It’s always hard to pick the 'greatest' or 'deadliest' of anything. It’s so subjective (you might think Pizza Hut has the deadliest Pizza of all time, while I might prefer Dominos), its time changeable (the world’s deadliest invention might have been electricity, say 150 years ago, but in 2020, maybe it’s the world wide web?).
The nature and concept of 'The Deadliest' is very dependent on trends, culture and demographics, as well. For example - 'Smells Like Teen Spirit' is a teen angst track that has repeatedly gotten number 1 on Triple J’s Hottest 100 of all time polls. In comparison, 'Stairway To Heaven' by 70s rockers Led Zeppelin takes the top spot on the more, shall we say, blokey working class listenership on Triple M’s equivalent poll 'Best 1000 Rock Songs of All Time'. I’m sure there is a 'Greatest Song of all Time' poll/chart somewhere in the world that has put 90s bubblegum anthem Barbie Girl by Aqua as number 1. But I digress.
In sport, this is a conversation that has seemingly been around since the beginning. People everywhere like to debate these everyday topics. If you have an opinion and a mouth (or in the era of the Internet, the ability to type and send scathing gifs to troll others in various chatrooms and reddit threads) you can argue your point. Who is the best? To ever play a certain sport? Every sport has an ongoing argument.
In Basketball: Chamberlain, Jordan, or James? Cricket: Bradman, Richards or Tendulkar? Rugby League: Churchill, Beetson, or Thurston? AFL: Mathews, Carey, or Ablett Snr? (although there is a side argument to be had about which Gary Ablett gets to be included in this conversation. Great genes that family!). The beauty of opinion and democracy is that you might think of someone different than the sportspeople mentioned above, and why your guy is the best.
Yokayi Footy, which airs Wednesdays 8pm on NITV, poses the herculean question to fans – through a series of votes – Who is 'The Deadliest?' Who is the greatest Indigenous Australian Rules football player of all time? A bracket of 16 will face off in 1:1 matchups – the last remaining to be declared 'The Deadliest'.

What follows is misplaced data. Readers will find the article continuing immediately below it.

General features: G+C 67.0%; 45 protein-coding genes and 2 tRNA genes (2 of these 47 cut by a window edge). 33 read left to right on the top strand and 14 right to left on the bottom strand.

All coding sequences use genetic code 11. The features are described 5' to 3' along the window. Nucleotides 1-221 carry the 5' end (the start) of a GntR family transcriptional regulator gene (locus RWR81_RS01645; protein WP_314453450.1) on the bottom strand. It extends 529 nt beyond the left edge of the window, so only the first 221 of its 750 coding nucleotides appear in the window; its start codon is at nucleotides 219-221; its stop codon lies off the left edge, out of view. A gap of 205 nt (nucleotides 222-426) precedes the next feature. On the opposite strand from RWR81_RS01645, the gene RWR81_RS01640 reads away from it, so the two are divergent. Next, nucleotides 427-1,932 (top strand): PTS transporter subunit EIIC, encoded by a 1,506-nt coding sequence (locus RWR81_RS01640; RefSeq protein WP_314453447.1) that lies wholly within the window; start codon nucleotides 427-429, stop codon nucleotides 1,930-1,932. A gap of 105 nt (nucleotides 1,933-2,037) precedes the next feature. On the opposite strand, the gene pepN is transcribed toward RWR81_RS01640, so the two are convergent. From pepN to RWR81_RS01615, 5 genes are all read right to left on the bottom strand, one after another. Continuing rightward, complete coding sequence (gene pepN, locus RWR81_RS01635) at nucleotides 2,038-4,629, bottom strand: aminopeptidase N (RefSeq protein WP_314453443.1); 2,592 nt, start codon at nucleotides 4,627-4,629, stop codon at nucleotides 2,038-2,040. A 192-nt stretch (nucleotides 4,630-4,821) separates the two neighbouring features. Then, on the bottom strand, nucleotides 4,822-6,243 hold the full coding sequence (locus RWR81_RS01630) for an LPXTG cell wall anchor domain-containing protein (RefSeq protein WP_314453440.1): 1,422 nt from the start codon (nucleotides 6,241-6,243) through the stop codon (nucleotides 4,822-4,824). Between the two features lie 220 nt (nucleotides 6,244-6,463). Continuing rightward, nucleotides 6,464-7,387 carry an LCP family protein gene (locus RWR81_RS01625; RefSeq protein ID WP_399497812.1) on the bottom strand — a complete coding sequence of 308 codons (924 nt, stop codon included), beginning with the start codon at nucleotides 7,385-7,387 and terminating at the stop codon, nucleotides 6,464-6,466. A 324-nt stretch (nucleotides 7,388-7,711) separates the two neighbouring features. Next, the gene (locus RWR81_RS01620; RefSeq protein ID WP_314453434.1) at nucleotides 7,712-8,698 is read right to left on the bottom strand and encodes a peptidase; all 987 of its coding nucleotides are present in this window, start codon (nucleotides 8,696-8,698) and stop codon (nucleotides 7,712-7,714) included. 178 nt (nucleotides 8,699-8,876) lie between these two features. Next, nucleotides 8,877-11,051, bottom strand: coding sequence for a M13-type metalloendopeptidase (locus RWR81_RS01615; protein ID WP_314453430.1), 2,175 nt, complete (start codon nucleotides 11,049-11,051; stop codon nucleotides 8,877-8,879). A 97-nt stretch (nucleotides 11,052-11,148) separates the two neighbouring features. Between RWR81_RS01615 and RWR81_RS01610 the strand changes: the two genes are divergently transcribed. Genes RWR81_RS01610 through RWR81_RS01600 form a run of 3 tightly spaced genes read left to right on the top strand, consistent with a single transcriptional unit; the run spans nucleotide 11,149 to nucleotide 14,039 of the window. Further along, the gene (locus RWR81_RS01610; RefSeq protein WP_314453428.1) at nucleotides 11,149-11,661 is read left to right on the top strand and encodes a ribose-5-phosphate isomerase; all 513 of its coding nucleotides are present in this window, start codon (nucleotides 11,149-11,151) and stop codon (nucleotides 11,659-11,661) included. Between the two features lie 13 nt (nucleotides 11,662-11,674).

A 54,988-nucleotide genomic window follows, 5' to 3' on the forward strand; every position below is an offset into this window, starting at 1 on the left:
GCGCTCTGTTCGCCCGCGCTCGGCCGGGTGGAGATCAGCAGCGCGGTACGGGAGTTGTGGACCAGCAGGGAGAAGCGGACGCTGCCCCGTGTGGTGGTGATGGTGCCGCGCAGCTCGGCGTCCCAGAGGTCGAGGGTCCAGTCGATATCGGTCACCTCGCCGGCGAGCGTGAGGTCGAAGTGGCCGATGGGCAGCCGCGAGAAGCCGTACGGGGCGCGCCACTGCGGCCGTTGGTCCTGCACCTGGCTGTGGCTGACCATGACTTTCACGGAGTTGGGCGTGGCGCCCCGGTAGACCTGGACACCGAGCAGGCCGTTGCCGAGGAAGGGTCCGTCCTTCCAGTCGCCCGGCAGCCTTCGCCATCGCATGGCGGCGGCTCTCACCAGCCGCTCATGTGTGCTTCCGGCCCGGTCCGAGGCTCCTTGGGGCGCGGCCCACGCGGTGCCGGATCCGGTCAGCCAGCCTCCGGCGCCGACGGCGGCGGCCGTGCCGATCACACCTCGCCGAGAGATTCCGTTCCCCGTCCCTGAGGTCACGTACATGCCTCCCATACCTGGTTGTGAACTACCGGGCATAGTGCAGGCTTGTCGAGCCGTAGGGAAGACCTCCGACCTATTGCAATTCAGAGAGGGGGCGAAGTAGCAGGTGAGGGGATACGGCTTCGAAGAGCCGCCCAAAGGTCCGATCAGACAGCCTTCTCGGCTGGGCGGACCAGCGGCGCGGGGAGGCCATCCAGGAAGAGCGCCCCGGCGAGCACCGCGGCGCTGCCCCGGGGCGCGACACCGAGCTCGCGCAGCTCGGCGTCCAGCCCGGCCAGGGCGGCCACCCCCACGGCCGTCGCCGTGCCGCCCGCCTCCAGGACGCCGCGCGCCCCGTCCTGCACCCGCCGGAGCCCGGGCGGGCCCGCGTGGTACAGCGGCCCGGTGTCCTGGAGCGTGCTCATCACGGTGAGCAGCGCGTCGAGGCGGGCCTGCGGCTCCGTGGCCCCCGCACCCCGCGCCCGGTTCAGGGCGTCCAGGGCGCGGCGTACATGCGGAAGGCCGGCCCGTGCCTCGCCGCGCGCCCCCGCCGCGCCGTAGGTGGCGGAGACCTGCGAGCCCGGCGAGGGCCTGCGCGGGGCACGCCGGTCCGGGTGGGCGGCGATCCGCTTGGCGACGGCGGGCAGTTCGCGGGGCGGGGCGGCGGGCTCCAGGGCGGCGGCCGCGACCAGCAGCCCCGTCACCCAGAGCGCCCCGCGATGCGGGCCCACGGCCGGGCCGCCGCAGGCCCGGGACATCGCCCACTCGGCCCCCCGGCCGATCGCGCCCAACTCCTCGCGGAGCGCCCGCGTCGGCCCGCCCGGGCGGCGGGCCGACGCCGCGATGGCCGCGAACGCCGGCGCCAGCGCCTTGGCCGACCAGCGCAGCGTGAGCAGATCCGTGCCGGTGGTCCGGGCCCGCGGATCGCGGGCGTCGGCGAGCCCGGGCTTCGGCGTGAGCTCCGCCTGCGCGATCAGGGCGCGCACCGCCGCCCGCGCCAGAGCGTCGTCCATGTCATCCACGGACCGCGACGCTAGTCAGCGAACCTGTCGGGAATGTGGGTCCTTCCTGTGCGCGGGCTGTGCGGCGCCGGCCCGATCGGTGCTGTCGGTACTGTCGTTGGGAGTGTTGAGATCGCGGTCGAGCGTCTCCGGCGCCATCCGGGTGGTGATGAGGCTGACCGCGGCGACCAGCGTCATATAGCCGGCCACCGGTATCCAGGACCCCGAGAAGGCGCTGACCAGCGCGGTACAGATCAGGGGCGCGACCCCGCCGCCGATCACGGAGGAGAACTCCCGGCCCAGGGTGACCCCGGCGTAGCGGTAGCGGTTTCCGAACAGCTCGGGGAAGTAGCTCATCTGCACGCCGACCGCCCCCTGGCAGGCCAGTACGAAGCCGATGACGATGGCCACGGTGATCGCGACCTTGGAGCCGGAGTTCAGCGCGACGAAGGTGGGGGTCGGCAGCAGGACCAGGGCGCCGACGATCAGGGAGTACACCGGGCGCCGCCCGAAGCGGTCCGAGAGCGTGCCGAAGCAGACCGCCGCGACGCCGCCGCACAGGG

The AFL approached a group of experts – including ex-players, the Aboriginal & Torres Strait Advisory Council, selectors and players of the Indigenous Team of The Century, current senior coaches, and AFL Commissioners – to consider every single Indigenous player who has ever played the game. The nominees were whittled down to a final 16 players, who are the below (in alphabetical order):
- Eddie Betts
- Shaun Burgoyne
- Barry Cable
- Graham 'Polly' Farmer
- Lance ‘Buddy’ Franklin
- Adam Goodes
- Michael Long
- Peter Matera
- Andrew McLeod
- Stephen Michael
- Sir Doug Nicholls
- Michael O'Loughlin
- Cyril Rioli
- Maurice Rioli
- Gavin Wanganeen
- Nicky Winmar
A very strong field indeed. And depending on your specific taste, the era you grew up in, or other various demographic attributes, AFL fanatics might have a very different take on who is indeed 'The Deadliest' out of this brilliant bunch. Every single one of the men listed above where outstanding representatives for their various clubs and overcame adversity to even get to an VFL/AFL club (apart from Stephen Michael who refused to move to Victoria in the 1970s/80s, preferring to stay in Perth).
Is ‘The Deadliest’ Polly Farmer and how he changed the game forever with his ruckwork and use of the handball? Is it Nicky Winmar for his iconic and very important stand against racism at Victoria Park in 1993? Is it Adam Goodes for his 2 Brownlow Medals, 2 Premierships and overall brilliance and versatility on the field? The level of quality in the shortlisted 16 is very apparent to even the casual Aussie Rules fan.